A report from Business Insiders details a series of interviews with anonymous individuals in the industry that may help shed light on how PC manufacturers feel about Microsoft's thunderous entrance into the laptop market. Putting it simply: not good.
PC manufacturers often referred to as Original Equipment Manufacturers, or OEMs for short, include household computer brands such as Dell, Lenovo, HP, ASUS, Samsung, Acer, and LG. Unlike Apple, which develops its own operating system and vertically integrates it into its own hardware, OEMs license the Windows operating system from Microsoft for use on its own computer hardware sold to the market. Microsoft provides the software. OEMs provide the hardware. The Microsoft and OEM relationship has been the established order for a long time, until Microsoft started making the Surface a few short years ago. Microsoft did this out of fear that OEMs were not doing a good enough job competing with Apple in hardware design and user experience, and thus failing to showcase the value of its Windows operating system.
[pullquote align="right" cite="" link="" color="" class="" size=""] "a "sleeping lion" that no OEM dared to confront, for fear of repercussions."[/pullquote]
At least publically, OEMs seemed to welcome Microsoft's entrance into the computer hardware market. Privately, however, that doesn't seem to the case. One OEM partner Business Insider spoke with called Microsoft a "sleeping lion" that no OEM dared to confront, for fear of repercussions. There are no other operating systems OEMs can rely on to be put on their PCs. Being on bad terms with Microsoft could significantly weaken their positions if not outright destroy them in the market. With the Surface Pro 4 and the Surface Book, Microsoft has positioned itself in such a way that it may soon no longer need to work with OEMs to compete in the PC business.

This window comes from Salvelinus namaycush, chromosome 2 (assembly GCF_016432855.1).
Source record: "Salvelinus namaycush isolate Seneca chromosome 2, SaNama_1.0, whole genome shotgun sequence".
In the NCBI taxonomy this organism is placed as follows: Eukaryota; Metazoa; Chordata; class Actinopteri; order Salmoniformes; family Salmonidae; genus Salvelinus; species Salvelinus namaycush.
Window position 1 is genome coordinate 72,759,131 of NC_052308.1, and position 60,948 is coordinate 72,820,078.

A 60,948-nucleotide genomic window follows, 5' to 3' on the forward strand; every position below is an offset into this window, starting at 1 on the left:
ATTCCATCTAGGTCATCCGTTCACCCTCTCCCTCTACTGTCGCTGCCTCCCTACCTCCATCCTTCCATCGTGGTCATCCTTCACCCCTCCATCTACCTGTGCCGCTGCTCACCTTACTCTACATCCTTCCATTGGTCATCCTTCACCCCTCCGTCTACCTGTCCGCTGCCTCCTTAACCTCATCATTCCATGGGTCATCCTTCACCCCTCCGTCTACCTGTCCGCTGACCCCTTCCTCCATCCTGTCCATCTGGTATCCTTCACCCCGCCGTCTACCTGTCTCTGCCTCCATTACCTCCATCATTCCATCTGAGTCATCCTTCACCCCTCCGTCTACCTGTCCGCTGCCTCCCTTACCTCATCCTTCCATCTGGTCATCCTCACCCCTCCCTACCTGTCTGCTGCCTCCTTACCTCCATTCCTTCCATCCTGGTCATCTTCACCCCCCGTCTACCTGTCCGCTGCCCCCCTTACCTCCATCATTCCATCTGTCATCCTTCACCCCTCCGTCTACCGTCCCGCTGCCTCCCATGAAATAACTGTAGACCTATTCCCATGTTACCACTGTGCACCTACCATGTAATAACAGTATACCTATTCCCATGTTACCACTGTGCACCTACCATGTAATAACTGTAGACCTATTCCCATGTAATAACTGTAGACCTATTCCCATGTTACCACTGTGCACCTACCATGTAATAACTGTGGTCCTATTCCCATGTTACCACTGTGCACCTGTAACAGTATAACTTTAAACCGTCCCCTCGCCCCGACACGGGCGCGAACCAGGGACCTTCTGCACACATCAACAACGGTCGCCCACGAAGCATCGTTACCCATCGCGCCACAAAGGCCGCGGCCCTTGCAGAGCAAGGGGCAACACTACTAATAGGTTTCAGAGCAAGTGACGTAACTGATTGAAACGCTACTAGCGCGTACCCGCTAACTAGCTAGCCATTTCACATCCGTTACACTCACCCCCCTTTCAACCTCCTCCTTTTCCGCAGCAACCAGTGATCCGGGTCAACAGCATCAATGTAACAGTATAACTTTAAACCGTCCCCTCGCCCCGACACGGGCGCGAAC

Asus Chairman Jonney Shih said that ASUS and Microsoft "are going to have a serious talk about" the new Surface Book, with other insiders suggesting ASUS felt ambushed by Microsoft's moves this last week.
It's worth mentioning that for Microsoft's part, the company stated that we:
We believe our approach to hardware development is complementary to our partners. We focus on investing in hardware experiences that can reinvent categories - and then we work with our partners to bring technology to the world. Surface is a great example of the creation of a category, which has created great opportunities for our partners as well.
Microsoft's moves with the Surface lineup was to originally reinvigorate a failing PC market. In Microsoft's view, OEMs simply were not innovating well enough to compete with Apple's premium offerings. The Surface was meant to be the benchmark. To set the standard that all other PC manufacturers should strive for. This strategy seems to have worked out, as OEMs like Dell and Lenovo have brought themselves back to life with their critically acclaimed XPS laptop lineup or Surface clones such as the IdeaPad MIIX 700 respectively.
However, with the latest Windows 10 Devices announcement, particularly the Surface Book laptop hybrid (once the sole domain of its OEM partners), Microsoft may have taken its efforts too far. Now the media spotlight is shining on Microsoft, and not on its OEM partners. In its effort to show the world how it's done, Microsoft may have made itself the only PC manufacturer the world cares about.
Since Microsoft is clearly aiming for the premium market, it could thus be argued that Microsoft does not encroach on the lower-end market segments proliferated by its OEM partners. However, the company is now in a position where it can do so with ease.
As such, it's not hard to see why OEMs might be worried.